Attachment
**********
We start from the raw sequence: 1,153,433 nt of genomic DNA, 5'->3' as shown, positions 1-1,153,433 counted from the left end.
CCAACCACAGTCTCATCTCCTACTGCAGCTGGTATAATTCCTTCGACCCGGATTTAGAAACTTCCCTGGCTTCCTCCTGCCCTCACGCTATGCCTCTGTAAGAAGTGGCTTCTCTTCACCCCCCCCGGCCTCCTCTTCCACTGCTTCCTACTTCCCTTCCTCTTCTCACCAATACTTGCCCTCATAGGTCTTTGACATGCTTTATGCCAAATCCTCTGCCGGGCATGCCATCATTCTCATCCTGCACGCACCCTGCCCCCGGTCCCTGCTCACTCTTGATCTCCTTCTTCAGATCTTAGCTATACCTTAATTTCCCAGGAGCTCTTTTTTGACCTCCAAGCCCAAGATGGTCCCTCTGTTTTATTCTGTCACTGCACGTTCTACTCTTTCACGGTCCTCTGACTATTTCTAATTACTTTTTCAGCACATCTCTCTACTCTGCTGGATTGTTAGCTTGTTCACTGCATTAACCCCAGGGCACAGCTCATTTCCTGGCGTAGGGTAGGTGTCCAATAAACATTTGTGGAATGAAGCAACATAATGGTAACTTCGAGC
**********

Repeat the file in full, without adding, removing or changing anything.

We start from the raw sequence: 1,153,433 nt of genomic DNA, 5'->3' as shown, positions 1-1,153,433 counted from the left end.
CCAACCACAGTCTCATCTCCTACTGCAGCTGGTATAATTCCTTCGACCCGGATTTAGAAACTTCCCTGGCTTCCTCCTGCCCTCACGCTATGCCTCTGTAAGAAGTGGCTTCTCTTCACCCCCCCCGGCCTCCTCTTCCACTGCTTCCTACTTCCCTTCCTCTTCTCACCAATACTTGCCCTCATAGGTCTTTGACATGCTTTATGCCAAATCCTCTGCCGGGCATGCCATCATTCTCATCCTGCACGCACCCTGCCCCCGGTCCCTGCTCACTCTTGATCTCCTTCTTCAGATCTTAGCTATACCTTAATTTCCCAGGAGCTCTTTTTTGACCTCCAAGCCCAAGATGGTCCCTCTGTTTTATTCTGTCACTGCACGTTCTACTCTTTCACGGTCCTCTGACTATTTCTAATTACTTTTTCAGCACATCTCTCTACTCTGCTGGATTGTTAGCTTGTTCACTGCATTAACCCCAGGGCACAGCTCATTTCCTGGCGTAGGGTAGGTGTCCAATAAACATTTGTGGAATGAAGCAACATAATGGTAACTTCGAGC